Associations of epistemic beliefs in science and scientific reasoning in university students from Taiwan and India

Fang Ying Yang, Kaushal Kumar Bhagat, Chia Hui Cheng

Research output: Contribution to journalArticle

1 Citation (Scopus)

Abstract

The purpose of this study was to compare the associations of epistemic beliefs in science, performance of scientific reasoning in university students from Taiwan and India, and the relations with their science learning experiences. A total of 126 university students including 67 from Taiwan and 59 from India who had science and mathematics backgrounds were involved in the study. Students’ epistemic beliefs in science were assessed by the SEV questionnaire, while their reasoning performance and learning experiences were prompted by open-ended questions and survey items. Content analysis was performed to analyze their scientific reasoning, and correlation analysis, t tests and ANOVA were applied to reveal the associations between variables. The results showed that students from both countries differed in epistemic beliefs in the dimensions of certainty, development and justification. While few students from either country performed successfully in identifying genuine evidence and giving full rebuttals, Taiwanese participants seemed to demonstrate slightly better scientific reasoning. It was found that the Indian students were more balanced in receiving structured and engaged learning experiences. Varying associations for the students from the different countries were found between epistemic beliefs and scientific reasoning performance, and between epistemic beliefs and science learning experiences.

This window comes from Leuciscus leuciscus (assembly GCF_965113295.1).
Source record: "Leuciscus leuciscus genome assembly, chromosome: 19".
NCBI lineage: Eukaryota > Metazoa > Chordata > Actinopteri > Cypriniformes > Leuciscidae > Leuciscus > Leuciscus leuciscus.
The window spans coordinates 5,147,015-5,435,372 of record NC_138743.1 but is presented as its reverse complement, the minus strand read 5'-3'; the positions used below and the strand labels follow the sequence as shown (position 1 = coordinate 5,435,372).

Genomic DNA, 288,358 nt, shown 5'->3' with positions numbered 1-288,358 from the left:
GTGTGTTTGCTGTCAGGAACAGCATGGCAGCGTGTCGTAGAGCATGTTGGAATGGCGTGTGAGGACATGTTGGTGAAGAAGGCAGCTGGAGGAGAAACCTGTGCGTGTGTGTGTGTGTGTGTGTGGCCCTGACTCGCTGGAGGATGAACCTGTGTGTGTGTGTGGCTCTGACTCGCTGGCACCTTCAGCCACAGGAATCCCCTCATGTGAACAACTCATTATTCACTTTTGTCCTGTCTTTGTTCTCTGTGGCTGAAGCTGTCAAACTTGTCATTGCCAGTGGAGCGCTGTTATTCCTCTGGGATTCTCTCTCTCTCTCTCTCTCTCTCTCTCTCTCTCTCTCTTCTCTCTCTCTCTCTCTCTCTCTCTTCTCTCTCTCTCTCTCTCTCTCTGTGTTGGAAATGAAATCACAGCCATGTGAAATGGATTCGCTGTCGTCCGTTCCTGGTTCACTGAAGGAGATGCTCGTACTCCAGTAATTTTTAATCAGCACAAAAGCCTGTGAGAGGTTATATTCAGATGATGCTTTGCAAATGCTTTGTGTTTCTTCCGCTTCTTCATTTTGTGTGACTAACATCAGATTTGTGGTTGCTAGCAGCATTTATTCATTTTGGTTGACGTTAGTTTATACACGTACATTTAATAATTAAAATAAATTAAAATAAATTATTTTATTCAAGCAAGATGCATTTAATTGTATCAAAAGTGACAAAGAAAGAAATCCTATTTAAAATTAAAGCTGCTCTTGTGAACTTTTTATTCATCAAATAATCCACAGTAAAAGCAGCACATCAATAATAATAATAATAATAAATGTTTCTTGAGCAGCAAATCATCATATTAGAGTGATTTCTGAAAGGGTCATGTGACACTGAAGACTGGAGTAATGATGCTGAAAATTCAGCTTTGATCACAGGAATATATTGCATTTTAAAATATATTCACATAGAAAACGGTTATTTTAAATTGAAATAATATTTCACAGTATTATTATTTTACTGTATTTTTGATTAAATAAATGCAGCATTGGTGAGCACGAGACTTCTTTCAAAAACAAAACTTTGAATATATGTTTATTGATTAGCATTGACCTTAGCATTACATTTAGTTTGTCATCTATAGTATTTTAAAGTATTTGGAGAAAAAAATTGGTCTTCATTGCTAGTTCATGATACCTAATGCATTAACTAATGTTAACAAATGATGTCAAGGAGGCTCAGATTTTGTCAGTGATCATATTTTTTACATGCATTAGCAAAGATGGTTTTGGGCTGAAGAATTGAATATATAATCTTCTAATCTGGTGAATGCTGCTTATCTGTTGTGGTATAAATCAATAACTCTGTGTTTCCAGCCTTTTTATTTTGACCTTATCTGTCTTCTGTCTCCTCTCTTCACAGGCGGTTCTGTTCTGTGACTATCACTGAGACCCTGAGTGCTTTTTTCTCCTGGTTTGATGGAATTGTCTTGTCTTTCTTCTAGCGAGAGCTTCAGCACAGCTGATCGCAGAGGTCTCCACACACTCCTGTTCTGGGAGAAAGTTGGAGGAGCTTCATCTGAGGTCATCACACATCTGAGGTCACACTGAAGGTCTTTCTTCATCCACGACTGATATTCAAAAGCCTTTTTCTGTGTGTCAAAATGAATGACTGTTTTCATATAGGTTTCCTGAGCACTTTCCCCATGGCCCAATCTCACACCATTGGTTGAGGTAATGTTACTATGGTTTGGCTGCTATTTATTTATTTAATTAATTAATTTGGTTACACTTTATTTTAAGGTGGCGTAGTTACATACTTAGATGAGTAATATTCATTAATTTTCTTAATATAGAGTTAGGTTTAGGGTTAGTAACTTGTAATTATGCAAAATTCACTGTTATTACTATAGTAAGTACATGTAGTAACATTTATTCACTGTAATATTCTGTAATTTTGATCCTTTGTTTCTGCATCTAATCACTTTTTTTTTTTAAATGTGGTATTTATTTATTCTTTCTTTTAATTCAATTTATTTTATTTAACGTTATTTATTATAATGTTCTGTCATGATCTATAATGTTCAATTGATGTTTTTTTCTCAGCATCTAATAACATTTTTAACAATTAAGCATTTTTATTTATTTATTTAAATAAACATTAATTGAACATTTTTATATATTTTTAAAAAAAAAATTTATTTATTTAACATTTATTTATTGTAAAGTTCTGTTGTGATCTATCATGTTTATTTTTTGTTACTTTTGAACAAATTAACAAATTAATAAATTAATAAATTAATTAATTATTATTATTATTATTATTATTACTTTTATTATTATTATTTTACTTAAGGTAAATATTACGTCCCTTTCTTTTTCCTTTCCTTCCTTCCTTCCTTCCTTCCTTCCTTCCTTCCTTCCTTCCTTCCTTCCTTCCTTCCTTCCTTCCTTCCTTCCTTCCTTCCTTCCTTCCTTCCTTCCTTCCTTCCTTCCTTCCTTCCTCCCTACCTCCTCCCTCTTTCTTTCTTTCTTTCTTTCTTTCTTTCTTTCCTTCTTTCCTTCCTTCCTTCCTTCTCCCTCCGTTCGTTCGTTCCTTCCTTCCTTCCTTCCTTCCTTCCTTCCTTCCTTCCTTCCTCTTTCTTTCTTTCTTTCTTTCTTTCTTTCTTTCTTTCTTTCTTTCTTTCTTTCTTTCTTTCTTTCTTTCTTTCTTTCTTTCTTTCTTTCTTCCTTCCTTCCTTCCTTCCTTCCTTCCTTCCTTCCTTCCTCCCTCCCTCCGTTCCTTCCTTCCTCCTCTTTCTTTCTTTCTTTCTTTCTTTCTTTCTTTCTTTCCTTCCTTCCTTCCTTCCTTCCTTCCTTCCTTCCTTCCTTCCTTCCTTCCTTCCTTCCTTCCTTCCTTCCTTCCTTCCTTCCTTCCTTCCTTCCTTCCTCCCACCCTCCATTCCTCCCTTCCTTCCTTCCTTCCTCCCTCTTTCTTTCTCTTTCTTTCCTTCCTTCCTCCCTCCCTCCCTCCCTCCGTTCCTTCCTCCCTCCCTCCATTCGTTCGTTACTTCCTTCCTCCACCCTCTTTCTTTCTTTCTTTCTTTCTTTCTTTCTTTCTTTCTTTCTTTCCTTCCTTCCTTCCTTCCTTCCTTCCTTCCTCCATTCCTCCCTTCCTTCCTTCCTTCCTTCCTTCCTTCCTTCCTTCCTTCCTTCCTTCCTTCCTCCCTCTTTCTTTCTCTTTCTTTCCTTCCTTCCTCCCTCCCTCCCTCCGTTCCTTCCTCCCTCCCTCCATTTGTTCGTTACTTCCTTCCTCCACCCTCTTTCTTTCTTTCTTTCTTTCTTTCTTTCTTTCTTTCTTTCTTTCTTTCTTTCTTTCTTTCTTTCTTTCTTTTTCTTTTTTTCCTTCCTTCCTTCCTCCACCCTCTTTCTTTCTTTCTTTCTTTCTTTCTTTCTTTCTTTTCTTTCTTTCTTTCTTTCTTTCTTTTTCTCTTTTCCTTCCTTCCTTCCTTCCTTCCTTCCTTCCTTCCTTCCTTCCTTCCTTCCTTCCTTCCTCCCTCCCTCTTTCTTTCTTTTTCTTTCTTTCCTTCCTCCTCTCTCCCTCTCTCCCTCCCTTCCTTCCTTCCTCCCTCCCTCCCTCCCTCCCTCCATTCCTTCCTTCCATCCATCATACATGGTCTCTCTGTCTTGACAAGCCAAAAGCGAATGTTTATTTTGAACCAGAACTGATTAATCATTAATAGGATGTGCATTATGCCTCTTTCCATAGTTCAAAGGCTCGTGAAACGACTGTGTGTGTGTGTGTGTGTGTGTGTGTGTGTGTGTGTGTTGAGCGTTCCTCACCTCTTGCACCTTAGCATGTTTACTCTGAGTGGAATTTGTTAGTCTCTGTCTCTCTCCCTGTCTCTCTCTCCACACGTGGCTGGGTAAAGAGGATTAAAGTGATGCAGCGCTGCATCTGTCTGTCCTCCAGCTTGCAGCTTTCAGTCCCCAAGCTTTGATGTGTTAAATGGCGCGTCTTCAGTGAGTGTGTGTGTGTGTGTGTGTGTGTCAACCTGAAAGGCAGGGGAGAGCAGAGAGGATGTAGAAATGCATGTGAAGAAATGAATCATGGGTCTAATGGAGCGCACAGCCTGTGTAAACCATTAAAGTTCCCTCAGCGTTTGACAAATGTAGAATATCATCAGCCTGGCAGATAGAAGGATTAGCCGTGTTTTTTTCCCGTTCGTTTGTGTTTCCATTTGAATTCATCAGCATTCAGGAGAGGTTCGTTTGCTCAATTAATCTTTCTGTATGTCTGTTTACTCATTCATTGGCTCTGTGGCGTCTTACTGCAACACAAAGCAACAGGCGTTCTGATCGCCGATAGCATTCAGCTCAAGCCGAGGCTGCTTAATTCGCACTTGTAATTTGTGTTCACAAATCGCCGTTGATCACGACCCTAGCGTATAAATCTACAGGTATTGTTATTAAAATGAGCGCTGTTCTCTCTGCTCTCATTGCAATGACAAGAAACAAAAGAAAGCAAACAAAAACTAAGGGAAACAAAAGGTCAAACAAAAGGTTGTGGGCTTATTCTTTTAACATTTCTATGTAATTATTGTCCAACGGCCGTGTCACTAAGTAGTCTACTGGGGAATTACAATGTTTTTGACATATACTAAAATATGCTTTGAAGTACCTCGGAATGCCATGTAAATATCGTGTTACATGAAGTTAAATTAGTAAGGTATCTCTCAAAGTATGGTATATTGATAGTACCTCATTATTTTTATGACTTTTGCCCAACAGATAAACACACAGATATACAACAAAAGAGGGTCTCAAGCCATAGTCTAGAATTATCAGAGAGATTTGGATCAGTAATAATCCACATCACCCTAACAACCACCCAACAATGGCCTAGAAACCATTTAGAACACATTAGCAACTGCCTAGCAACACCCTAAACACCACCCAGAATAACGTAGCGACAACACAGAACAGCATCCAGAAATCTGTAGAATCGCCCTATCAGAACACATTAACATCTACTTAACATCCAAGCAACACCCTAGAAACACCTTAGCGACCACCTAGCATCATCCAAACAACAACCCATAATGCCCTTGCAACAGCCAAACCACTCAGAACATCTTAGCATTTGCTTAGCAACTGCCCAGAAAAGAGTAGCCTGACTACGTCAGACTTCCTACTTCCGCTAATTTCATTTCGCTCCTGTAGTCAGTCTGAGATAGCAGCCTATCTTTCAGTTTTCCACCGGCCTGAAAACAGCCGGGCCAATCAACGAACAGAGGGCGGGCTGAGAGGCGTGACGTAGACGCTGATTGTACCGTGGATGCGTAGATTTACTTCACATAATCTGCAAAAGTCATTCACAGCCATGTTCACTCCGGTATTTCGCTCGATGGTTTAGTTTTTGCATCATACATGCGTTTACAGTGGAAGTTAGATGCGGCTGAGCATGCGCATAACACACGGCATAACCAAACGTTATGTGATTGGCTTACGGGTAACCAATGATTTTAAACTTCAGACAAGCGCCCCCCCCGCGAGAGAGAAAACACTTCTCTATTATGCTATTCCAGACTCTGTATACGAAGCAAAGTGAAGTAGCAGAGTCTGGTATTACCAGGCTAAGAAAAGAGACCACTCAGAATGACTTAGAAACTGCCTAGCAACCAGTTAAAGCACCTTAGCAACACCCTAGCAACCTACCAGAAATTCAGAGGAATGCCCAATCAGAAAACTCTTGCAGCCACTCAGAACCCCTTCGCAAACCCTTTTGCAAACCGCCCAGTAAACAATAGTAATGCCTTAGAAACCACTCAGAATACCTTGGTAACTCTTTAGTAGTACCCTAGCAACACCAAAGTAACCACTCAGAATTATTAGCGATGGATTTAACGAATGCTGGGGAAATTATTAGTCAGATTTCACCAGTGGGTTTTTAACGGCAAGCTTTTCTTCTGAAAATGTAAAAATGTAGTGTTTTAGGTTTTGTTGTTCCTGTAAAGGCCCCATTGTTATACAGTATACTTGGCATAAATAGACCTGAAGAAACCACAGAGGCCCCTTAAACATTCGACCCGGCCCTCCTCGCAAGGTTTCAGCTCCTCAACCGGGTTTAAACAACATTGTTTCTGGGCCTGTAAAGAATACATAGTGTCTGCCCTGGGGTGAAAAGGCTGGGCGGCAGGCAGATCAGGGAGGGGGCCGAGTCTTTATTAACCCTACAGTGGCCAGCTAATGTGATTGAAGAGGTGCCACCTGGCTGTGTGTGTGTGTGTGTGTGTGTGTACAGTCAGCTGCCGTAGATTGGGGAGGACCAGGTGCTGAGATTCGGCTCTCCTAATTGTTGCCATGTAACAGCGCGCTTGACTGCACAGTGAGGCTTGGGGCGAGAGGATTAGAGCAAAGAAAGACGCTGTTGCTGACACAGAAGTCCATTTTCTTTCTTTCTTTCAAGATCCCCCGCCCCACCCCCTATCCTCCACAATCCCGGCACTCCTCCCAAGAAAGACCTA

Original languageEnglish
Pages (from-to)1347-1365
Number of pages19
JournalInternational Journal of Science Education
Volume41
Issue number10
DOIs
Publication statusPublished - 2019 Jul 3
Externally publishedYes

Keywords

  • Comparative study
  • higher education
  • reasoning

ASJC Scopus subject areas

  • Education

Fingerprint Dive into the research topics of 'Associations of epistemic beliefs in science and scientific reasoning in university students from Taiwan and India'. Together they form a unique fingerprint.

  • Cite this